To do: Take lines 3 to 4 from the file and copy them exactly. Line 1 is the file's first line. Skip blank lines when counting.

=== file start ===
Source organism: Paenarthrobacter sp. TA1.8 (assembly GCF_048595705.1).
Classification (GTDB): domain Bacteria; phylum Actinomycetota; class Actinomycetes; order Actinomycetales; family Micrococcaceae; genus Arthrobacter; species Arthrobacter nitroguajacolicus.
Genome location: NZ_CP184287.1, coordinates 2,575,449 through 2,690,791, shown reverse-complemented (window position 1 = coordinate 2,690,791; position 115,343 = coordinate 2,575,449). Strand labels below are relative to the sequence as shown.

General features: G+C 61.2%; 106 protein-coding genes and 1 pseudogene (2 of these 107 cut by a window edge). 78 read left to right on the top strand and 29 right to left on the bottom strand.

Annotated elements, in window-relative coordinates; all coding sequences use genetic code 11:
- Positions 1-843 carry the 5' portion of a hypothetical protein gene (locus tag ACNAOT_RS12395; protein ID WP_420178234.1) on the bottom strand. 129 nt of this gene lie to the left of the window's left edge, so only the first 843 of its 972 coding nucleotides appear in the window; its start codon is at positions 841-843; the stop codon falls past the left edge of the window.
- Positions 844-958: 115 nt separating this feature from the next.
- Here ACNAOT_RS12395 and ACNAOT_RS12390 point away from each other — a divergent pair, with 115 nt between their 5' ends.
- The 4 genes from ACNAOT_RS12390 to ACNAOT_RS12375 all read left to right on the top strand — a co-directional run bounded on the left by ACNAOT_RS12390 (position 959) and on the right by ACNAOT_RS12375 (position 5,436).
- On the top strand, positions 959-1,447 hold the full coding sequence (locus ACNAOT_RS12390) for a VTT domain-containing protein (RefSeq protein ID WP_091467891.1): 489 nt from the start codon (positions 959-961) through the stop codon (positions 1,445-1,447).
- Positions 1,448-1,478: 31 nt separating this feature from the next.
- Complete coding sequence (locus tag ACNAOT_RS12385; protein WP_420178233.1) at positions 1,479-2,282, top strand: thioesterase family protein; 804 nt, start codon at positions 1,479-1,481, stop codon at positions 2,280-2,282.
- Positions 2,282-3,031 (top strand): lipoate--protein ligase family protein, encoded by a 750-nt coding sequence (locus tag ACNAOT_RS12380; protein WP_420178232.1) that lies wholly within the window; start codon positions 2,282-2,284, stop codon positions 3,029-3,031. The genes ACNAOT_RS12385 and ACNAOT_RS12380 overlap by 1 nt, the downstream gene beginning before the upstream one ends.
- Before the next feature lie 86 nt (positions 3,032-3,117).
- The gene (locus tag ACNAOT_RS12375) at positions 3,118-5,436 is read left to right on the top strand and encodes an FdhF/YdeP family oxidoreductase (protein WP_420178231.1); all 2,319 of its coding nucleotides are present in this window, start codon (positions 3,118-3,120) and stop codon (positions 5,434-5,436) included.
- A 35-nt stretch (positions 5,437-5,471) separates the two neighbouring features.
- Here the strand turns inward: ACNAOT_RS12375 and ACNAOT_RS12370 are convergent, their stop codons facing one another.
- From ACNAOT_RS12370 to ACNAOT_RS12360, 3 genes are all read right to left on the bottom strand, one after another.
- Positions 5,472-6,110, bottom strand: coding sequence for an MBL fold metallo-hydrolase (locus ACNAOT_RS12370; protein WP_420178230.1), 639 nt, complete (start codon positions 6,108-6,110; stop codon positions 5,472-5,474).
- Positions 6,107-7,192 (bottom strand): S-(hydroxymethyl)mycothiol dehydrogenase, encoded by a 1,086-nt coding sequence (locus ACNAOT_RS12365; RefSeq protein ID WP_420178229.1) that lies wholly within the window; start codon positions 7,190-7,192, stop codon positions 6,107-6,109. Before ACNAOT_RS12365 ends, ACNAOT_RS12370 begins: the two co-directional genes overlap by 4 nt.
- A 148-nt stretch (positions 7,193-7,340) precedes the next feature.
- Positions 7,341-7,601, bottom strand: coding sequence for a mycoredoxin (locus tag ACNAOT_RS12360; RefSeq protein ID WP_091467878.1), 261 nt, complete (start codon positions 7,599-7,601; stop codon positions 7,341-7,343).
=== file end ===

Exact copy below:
Genome location: NZ_CP184287.1, coordinates 2,575,449 through 2,690,791, shown reverse-complemented (window position 1 = coordinate 2,690,791; position 115,343 = coordinate 2,575,449). Strand labels below are relative to the sequence as shown.

General features: G+C 61.2%; 106 protein-coding genes and 1 pseudogene (2 of these 107 cut by a window edge). 78 read left to right on the top strand and 29 right to left on the bottom strand.